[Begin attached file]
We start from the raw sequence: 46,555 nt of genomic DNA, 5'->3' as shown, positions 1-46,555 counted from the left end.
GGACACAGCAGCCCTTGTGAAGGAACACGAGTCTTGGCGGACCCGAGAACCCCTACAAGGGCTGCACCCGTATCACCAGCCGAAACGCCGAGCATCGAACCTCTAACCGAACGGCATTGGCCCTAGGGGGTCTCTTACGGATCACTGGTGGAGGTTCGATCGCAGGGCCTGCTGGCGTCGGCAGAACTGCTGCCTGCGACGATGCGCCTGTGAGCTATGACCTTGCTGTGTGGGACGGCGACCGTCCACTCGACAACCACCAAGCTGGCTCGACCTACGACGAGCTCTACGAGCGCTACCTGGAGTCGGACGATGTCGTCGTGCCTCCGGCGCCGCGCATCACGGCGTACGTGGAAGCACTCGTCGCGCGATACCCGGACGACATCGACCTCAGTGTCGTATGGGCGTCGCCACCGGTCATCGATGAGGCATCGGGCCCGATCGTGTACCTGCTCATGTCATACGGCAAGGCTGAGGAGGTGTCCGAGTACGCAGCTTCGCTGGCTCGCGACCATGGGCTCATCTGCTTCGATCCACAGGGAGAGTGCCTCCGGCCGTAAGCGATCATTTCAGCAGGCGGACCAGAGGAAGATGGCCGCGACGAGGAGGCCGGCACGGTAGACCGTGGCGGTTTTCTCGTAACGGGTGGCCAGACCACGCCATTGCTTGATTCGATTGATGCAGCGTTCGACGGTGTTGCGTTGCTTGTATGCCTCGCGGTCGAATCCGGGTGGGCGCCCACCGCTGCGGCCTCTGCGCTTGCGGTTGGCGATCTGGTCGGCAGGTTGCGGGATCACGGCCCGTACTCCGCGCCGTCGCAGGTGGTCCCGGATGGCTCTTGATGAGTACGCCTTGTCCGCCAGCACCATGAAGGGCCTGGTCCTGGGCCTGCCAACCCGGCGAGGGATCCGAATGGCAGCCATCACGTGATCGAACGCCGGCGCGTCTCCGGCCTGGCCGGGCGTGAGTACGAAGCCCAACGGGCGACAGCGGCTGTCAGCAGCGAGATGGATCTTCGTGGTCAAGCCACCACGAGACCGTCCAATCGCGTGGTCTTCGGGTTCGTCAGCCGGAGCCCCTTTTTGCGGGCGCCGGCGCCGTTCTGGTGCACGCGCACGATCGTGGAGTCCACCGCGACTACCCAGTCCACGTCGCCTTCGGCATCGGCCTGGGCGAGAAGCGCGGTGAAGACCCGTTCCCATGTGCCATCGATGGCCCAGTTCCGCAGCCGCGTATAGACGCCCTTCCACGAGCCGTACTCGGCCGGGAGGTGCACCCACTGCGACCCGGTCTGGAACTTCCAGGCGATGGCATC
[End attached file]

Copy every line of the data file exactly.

We start from the raw sequence: 46,555 nt of genomic DNA, 5'->3' as shown, positions 1-46,555 counted from the left end.
GGACACAGCAGCCCTTGTGAAGGAACACGAGTCTTGGCGGACCCGAGAACCCCTACAAGGGCTGCACCCGTATCACCAGCCGAAACGCCGAGCATCGAACCTCTAACCGAACGGCATTGGCCCTAGGGGGTCTCTTACGGATCACTGGTGGAGGTTCGATCGCAGGGCCTGCTGGCGTCGGCAGAACTGCTGCCTGCGACGATGCGCCTGTGAGCTATGACCTTGCTGTGTGGGACGGCGACCGTCCACTCGACAACCACCAAGCTGGCTCGACCTACGACGAGCTCTACGAGCGCTACCTGGAGTCGGACGATGTCGTCGTGCCTCCGGCGCCGCGCATCACGGCGTACGTGGAAGCACTCGTCGCGCGATACCCGGACGACATCGACCTCAGTGTCGTATGGGCGTCGCCACCGGTCATCGATGAGGCATCGGGCCCGATCGTGTACCTGCTCATGTCATACGGCAAGGCTGAGGAGGTGTCCGAGTACGCAGCTTCGCTGGCTCGCGACCATGGGCTCATCTGCTTCGATCCACAGGGAGAGTGCCTCCGGCCGTAAGCGATCATTTCAGCAGGCGGACCAGAGGAAGATGGCCGCGACGAGGAGGCCGGCACGGTAGACCGTGGCGGTTTTCTCGTAACGGGTGGCCAGACCACGCCATTGCTTGATTCGATTGATGCAGCGTTCGACGGTGTTGCGTTGCTTGTATGCCTCGCGGTCGAATCCGGGTGGGCGCCCACCGCTGCGGCCTCTGCGCTTGCGGTTGGCGATCTGGTCGGCAGGTTGCGGGATCACGGCCCGTACTCCGCGCCGTCGCAGGTGGTCCCGGATGGCTCTTGATGAGTACGCCTTGTCCGCCAGCACCATGAAGGGCCTGGTCCTGGGCCTGCCAACCCGGCGAGGGATCCGAATGGCAGCCATCACGTGATCGAACGCCGGCGCGTCTCCGGCCTGGCCGGGCGTGAGTACGAAGCCCAACGGGCGACAGCGGCTGTCAGCAGCGAGATGGATCTTCGTGGTCAAGCCACCACGAGACCGTCCAATCGCGTGGTCTTCGGGTTCGTCAGCCGGAGCCCCTTTTTGCGGGCGCCGGCGCCGTTCTGGTGCACGCGCACGATCGTGGAGTCCACCGCGACTACCCAGTCCACGTCGCCTTCGGCATCGGCCTGGGCGAGAAGCGCGGTGAAGACCCGTTCCCATGTGCCATCGATGGCCCAGTTCCGCAGCCGCGTATAGACGCCCTTCCACGAGCCGTACTCGGCCGGGAGGTGCACCCACTGCGACCCGGTCTGGAACTTCCAGGCGATGGCATC